Do you use SSH to log in to a remote server? If so, do you type your password in every time you log in? Did you know that you don’t have to?

In addition to being more convenient, public key authentication is also more secure since your password is not transmitted over the network. It’s also relatively quick and easy to set up, and I hope the following information will be helpful in that regard.

With SSH public key authentication, instead of using your password to authenticate, it will instead use your public key. Of course the public key is only half of the solution, the other half is your private key. These two keys work together, so that a message encrypted using your public key can only be decrypted with your private key. It is important to remember that you can freely distribute your public key but you must never give your private key to anyone.

Public key authentication with SSH works by having your public key reside on the server, inside your account’s home directory. When you connect to the server using SSH, the server will encrypt a message using your public key and send it to you. SSH will then use your locally stored private key to decrypt that message and thus prove to the server that you are the bearer of the private key. Once your identity is authenticated through this exchange, you will be given access to your account on the server.

The following commands should work on any Unix-based system such as Mac OS X or Linux. If you are on Windows, please check out PuTTY for information on using SSH on Windows.

Step 1: Generate your key pair

If you don’t yet have a key pair, you’ll need to generate that first. The following command will generate a new RSA key pair:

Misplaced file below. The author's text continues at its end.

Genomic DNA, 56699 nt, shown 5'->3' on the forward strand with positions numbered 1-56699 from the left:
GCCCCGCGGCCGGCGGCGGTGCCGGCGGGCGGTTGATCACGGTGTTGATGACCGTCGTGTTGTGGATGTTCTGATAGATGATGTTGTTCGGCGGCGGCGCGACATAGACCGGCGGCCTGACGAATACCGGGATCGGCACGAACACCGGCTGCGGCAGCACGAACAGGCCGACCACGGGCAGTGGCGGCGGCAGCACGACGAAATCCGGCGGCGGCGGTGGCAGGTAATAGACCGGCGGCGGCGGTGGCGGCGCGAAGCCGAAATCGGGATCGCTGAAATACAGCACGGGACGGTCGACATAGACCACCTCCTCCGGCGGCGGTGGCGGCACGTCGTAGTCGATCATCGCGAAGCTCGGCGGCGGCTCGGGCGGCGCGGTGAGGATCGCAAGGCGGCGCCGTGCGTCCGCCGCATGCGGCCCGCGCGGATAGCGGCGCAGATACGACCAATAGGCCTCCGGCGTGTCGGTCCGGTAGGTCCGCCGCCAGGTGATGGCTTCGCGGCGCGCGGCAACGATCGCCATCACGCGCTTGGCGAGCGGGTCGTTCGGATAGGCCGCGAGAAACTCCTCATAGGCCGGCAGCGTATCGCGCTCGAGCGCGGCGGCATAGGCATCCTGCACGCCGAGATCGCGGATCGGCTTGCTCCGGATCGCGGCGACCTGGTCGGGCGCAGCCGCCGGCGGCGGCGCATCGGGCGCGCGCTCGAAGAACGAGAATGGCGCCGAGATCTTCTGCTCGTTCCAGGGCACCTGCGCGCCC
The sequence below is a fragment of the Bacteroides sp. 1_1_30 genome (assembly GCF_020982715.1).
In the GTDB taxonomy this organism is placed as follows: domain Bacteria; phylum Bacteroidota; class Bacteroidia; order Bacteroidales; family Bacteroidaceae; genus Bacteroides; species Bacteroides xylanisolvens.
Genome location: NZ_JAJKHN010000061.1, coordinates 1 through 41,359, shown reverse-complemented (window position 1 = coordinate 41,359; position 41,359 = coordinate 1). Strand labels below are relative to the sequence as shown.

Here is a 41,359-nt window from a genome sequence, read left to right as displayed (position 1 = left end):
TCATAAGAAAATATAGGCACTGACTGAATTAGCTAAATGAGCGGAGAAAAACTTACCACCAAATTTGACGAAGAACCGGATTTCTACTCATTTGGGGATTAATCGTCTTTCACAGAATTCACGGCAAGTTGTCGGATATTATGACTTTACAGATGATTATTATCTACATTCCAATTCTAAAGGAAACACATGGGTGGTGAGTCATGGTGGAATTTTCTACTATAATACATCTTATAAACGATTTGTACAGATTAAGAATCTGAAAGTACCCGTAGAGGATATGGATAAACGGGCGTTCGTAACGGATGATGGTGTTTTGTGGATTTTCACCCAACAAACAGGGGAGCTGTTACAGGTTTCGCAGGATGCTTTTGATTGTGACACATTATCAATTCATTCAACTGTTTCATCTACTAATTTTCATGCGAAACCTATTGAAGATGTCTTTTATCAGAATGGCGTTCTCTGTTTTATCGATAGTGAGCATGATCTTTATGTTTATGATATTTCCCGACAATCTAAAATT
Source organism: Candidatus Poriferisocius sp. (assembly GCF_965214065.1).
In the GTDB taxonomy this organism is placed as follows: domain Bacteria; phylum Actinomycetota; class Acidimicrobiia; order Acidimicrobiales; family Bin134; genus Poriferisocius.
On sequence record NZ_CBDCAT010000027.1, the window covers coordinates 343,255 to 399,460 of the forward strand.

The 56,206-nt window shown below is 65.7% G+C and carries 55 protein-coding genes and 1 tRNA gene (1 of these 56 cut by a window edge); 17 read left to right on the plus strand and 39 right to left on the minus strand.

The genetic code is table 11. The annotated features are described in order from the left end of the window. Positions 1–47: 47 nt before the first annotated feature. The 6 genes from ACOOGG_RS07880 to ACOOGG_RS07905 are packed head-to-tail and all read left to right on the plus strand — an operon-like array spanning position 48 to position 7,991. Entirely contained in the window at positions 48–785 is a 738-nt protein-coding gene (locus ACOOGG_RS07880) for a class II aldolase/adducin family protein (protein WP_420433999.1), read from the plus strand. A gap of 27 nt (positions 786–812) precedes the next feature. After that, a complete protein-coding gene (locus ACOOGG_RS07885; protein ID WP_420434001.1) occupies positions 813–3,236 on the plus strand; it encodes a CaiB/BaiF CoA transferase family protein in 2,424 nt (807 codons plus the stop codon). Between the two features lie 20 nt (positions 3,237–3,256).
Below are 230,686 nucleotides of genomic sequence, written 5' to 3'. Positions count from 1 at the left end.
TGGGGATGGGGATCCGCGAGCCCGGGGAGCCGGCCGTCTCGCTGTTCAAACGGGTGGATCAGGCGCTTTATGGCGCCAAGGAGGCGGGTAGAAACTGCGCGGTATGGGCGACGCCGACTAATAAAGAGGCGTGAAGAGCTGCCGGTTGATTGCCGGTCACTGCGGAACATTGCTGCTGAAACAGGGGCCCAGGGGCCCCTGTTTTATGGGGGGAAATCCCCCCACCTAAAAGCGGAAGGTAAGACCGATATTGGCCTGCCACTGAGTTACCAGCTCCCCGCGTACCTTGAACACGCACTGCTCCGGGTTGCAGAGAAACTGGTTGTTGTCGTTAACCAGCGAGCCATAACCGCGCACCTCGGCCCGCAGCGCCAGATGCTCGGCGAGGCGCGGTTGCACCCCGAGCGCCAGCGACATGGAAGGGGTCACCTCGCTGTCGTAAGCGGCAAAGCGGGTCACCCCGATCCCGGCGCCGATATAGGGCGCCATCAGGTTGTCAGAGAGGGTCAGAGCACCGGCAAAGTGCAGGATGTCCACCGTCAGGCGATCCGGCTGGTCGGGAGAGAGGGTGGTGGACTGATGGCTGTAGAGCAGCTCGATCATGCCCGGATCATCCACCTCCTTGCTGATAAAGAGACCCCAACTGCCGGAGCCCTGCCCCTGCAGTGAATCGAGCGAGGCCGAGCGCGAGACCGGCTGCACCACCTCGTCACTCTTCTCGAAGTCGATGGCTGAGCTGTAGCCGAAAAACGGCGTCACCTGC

$ ssh-keygen -t rsa
Generating public/private rsa key pair.
Enter file in which to save the key (/home/derek/.ssh/id_rsa):
Enter passphrase (empty for no passphrase):
Enter same passphrase again:
Your identification has been saved in /home/derek/.ssh/id_rsa.
Your public key has been saved in /home/derek/.ssh/

Unless you have a good reason not to, you should accept the default location for the keys. You will also be asked for a passphrase, you can leave this blank for convenience but it’s more secure to have one. In the above example my private key is stored in the id_rsa file, and my public key is stored in the file. If you’re curious, feel free to open those files in a text editor and take a look at their contents.

If you do enter a passphrase you will want to use a tool called “ssh-agent” to cache your private key so that you won’t need to type in the passphrase every time. Use the following command to do so:

$ ssh-add ~/.ssh/id_rsa
Need passphrase for /home/derek/.ssh/id_rsa
Enter passphrase:

Step 2: Copy your public key to the remote server

Once you have your key-pair, you’ll need to use scp to securely copy your public key up to the remote server:

$ scp ~/.ssh/ username@remote:publickey.txt

Then you should log into the server so that you can move your public key into the correct location. As you will note in the following commands, it is also essential to have the permissions set correctly both the .ssh directly and on your public key, so that only your user account has access to those items.

$ ssh username@remote
$ mkdir ~/.ssh
$ chmod 700 .ssh
$ cat publickey.txt >> ~/.ssh/authorized_keys
$ chmod 600 ~/.ssh/authorized_keys
$ logout

Step 3: Try it out!

Once that is all done you should be all set to log in to your remote server. Simply type in the ssh command as you normally would and within moments you should be securly logged into your remote account.

I hope this post has been helpful, please get in touch if you have any questions. I am also planning a follow-up which will cover some SSH troubleshooting and should hopefully give solutions to some common issues you might experience.